<a href="https://biblicalmissiology.org/blog/author/adam/" target="_self">Adam Simnowitz</a>

Adam Simnowitz

Adam Simnowitz is a minister with the Assemblies of God. He lives in Dearborn, MI. He holds a M.A. from Columbia International University from their College of Intercultural Studies. His thesis is available on this website: "Muslim Idiom Translation: Assessing So-Called Scripture Translation For Muslim Audiences With A Look Into Its Origins In Eugene A. Nida's Theories Of Dynamic Equivalence And Cultural Anthropology: https://biblicalmissiology.org/2016/03/21/muslim-idiom-translation-assessing-so-called-scripture-translation-for-muslim-audiences-with-a-look-into-its-origins-in-eugene-a-nidas-theories-of-dynamic-equivalence-and-cultural-anthro/

20 Comments

  1. John Micheal Loyo

    Comment *Thanks alot brother, this is very very important more so in these last days the gosple has been tempered with leaving many p’ple confused. be strong and speak the truth without compremise.

  2. jimmy

    thank a lot may the good lord bless you the more

  3. Paneetha Ameresekere

    Thank you, wish you had more, such as from Isaiah, Genesis, too!

  4. Adam Simnowitz

    Bjorn,

    Two clarifications to my response:

    1. When I wrote, “the seed of the woman would conquer Satan, or in other words, overcome all of his temptations,” I should have written this in a way that overcoming all of Satan’s temptations was a component of conquering Satan, not the only aspect to conquering him (e.g. John 12:31; Col 2:14-15; Heb 2:14; 1 John 3:8).
    2. I should have completed the following: Whether the “type” is Joseph (Jacob’s son), Moses, Aaron (as high priest), Joshua, David, Solomon, Joshua the high priest mentioned in Zechariah 3, etc. or the child spoken of in Isaiah 7:14, each one of these only gives us partial aspects of who the Messiah would be and what He would do.

  5. Adam Simnowitz

    Bjorn,

    Thank you for taking the time to leave your comment. I apologize for such a delayed response. With regard to vv. 15-16, you are correct – the descriptions in these verses cannot be referring to the Messiah but rather to a child that would be born and still be very young when the Assyrians and the northern kingdom of Israel would become forsaken. This, however, is in keeping with one of the ways in which the Old Testament reveals the Messiah to us, namely by using real individuals as “types” of the Messiah. Clearly, none of these human “types” were without sin, yet it is clear that the Messiah had to be so which is implicit in Genesis 3:15 (the seed of the woman would conquer Satan, or in other words, overcome all of his temptations; cf. Isa 53:9; Jer 23:6; 33:16). Whether the “type” is Joseph (Jacob’s son), Moses, Aaron (as high priest), Joshua, David, Solomon, Joshua the high priest mentioned in Zechariah 3, etc. or the child spoken of in Isaiah 7:14. When analogies are made, at some point they break down, that is, not every aspect of the thing being used as the comparison is applicable; but there is a certain aspect that is (or are certain aspects that are) properly analogous. Verses 15-16, therefore, do not undermine the Messianic prophecy of verse 14 (see Matt 1:21-23).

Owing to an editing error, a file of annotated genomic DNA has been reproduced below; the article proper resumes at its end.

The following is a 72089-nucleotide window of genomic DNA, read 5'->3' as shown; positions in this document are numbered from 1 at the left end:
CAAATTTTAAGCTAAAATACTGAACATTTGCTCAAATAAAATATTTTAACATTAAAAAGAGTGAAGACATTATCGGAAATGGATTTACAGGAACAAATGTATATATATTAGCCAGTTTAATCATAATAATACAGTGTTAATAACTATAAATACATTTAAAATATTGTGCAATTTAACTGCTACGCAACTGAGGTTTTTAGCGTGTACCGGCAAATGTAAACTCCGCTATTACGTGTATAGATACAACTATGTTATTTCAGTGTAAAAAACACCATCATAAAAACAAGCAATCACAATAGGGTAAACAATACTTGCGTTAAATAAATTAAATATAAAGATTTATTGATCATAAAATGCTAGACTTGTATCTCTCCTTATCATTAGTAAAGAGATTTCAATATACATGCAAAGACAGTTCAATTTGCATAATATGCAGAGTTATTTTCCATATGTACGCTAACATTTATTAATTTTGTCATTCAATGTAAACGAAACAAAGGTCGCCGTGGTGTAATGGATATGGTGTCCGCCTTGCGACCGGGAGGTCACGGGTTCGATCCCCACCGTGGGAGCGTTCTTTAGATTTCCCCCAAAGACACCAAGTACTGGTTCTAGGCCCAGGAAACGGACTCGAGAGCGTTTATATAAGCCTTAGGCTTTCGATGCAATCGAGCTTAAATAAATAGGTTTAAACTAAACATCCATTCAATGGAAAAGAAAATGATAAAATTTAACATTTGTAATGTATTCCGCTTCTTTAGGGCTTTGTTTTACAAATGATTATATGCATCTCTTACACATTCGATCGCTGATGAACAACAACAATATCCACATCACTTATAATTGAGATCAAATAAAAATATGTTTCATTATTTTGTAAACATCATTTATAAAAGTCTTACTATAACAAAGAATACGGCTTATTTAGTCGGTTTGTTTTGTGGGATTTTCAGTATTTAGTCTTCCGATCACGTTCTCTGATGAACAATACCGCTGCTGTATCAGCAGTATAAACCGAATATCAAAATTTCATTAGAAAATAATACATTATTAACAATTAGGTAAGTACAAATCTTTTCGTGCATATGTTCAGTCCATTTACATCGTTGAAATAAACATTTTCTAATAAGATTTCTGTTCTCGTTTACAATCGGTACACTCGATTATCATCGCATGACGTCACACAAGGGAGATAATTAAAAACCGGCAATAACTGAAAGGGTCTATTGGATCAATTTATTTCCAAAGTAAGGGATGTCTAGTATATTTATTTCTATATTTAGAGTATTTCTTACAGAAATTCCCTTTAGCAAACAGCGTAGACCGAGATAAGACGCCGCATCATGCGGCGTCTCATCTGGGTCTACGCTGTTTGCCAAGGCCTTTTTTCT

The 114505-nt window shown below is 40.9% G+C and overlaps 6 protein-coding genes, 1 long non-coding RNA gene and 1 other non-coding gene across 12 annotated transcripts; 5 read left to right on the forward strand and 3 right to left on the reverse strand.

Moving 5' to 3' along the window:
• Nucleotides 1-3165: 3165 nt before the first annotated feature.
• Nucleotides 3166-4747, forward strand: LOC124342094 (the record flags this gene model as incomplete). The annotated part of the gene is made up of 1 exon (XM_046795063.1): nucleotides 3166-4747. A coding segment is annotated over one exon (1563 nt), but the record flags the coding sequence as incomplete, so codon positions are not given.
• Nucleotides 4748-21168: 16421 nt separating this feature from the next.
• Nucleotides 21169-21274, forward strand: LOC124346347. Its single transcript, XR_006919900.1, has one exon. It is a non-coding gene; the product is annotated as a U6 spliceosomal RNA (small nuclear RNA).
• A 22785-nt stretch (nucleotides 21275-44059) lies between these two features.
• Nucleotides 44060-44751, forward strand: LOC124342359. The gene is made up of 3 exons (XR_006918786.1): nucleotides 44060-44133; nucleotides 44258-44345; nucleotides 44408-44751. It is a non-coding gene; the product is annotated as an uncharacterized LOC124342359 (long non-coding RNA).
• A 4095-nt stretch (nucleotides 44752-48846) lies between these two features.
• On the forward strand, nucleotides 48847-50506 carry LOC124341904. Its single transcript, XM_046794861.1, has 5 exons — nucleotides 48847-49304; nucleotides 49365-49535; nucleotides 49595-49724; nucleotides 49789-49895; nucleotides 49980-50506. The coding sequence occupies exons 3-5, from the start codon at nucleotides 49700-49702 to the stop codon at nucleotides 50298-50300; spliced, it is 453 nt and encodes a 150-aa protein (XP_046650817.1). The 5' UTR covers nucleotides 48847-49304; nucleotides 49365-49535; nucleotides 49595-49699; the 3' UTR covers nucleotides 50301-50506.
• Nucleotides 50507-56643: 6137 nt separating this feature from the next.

Regarding the matter of the identity of the virgin/young woman, there are various opinions. Biblehub.com has a number of commentaries that you can read for this passage. The Bible is clear that the only virgin birth (to be more precise, a child miraculously conceived by a virgin) was that of Jesus Christ/Messiah (Matt 1:18-25; Luke 1:26-56). The virgin birth of the Messiah was in keeping, yet fittingly surpasses all of the barren women in the Bible who miraculously conceived through God’s intervention.

  6. Priscilla sutio

    Thank you for this article. I pray that the ‘eyes of the blind’ (unbelievers, especially those who reject the truth that Jesus Christ is the Son of God) will be opened by this truth and the hardened hearts will experience God’s love and accept the greatest gift which is God’s Son, Jesus Christ. The Word of God is truth. Salvation is nigh!

  7. Gupa

    Thank you very much. I saved it those texts. Appreciated that. Glory to Lord Jesus. Amen.

  8. Bjorn Arseth

    Mr.Simnowitz
    I have a question concerning Isaiah 7:14. My New Oxford Annotated Bible has the following verses: “Therefore the Lord himself will give you a sign. Look, the young woman is with child and shall bear a son, and shall name him Immanuel. He shall eat curds and honey by the time he knows how to refuse the evil and choose the good. For before the child knows how to refuse the evil and choose the good, the land before whose two kings you are in dread will be deserted.”
    When I read verse 15 and 16 it seems to me that this child is not the Messiah ? Do you know who this other virgin/young woman was that Isaiah is talking about ?
    Can we say that it is actually two virgin births in the bible ?
    Sincerely Bjorn Arseth

  9. Peter neufeld

    Thanks for this website.

  10. Carlos

    Jeaus is the true SON OF GOD indeed.

  11. Gillie

    @ Kamran Ali

    The Quran, wich came 660 years later claims more things. The Torah and the Prophets tell other wise, that God is a Father, and the He has a Son (before He came as a Human being)